In the early 90s, Mr. Kinuthia used to load coffee at the then flourishing Kenya Planters Cooperative Union (KPCU).
He then moved on to hawking perfumes and on his first day made a tidy sum of Sh600, which was good money back then. While the money was not bad, he wondered if he was doing the right thing but went back the next day and made the same amount.
However some of his friends who had pursued higher education met him hawking and mistook him for a beggar. They even offered to find him a job as an office messenger at Kenya Power. This got him worried and he became uncomfortable about meeting his friends.He Changed strategy, he began selling to salons and offices.
The salons began asking him to also supply them with shampoo. Seeing a golden opportunity, he researched and found out he could make his own using a charcoal stove (jiko), sufuria and blending stick. Armed with Ksh3,000, he began making his shampoo in a small room in Kirinyaga road, Nairobi.
The salons loved the shampoos and he would sell out within a short period. He even began hiring a handcart (mkokoteni) to supply to his clients. This was how his brand, Interconsumer Products was born.
Soon the one man business grew and he bought his own handcart and hired someone to pull it. His clientele also expanded and to satisfy demands he also introduced conditioners and gels to his products range.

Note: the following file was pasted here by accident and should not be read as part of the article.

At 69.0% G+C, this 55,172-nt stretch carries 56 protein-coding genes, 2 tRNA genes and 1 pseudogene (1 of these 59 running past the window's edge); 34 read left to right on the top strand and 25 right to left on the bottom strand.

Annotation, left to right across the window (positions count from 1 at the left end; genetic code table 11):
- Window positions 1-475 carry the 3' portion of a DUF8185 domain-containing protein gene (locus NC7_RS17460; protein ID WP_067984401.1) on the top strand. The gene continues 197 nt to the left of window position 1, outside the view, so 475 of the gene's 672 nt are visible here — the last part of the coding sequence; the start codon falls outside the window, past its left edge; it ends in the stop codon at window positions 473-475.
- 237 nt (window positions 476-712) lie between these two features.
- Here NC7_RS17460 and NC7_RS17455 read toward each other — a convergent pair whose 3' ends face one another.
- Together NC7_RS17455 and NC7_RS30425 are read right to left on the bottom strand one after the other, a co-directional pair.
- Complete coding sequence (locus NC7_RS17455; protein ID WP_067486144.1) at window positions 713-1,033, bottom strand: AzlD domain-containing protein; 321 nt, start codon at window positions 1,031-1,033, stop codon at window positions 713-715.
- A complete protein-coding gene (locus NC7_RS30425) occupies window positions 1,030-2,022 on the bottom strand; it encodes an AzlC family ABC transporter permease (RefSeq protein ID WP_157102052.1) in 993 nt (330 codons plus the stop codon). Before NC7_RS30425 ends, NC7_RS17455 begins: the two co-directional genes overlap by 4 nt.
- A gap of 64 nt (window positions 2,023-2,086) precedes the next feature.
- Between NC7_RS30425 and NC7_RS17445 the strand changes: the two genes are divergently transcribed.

In 2001, Paul Kinuthia formalised the business and hired professionals to help with the running of his booming venture.
By this time, he had spent so much money on police officers and KRA officials who had taken advantage of the fact that he was unaware of some business aspects, such as, his entitlement to corporate tax relief as an investor to aid him in recovering the money he spent on machinery and constructing the factory.
Steadily, his products infiltrated the Kenyan market with the affordable prices attached to the brand attracting multitudes. His flagship Nice & Lovely was especially a major hit.
Interconsumer was headed for success and there was nothing stopping him. The company grew and made profits amounting to hundreds of millions.
They even won Business Daily’s Top 100 SME competition before crossing to revenues of more than Sh1 billion and joining the Club 101 competitions.
In a market that was once dominated by international brands, Nice & Lovely became a powerhouse. It attracted the attention of multinationals and at some point Mr. Paul Kinuthia was sued by French cosmetics giant L’Oreal.
The brand instigated legal proceedings against him claiming he had infringed on their trademark Dark & Lovely.
This is why the decision to sell his beauty and cosmetic arm of Interconsumer to L’Oreal was nerve wracking. This included selling Nice & Lovely, Gold Touch Face Cream and Clarion Nail Polish.
He had initially been approached by L’Oreal in 2010 asking him to be the distributor of their products range but he declined due to their previous lawsuit.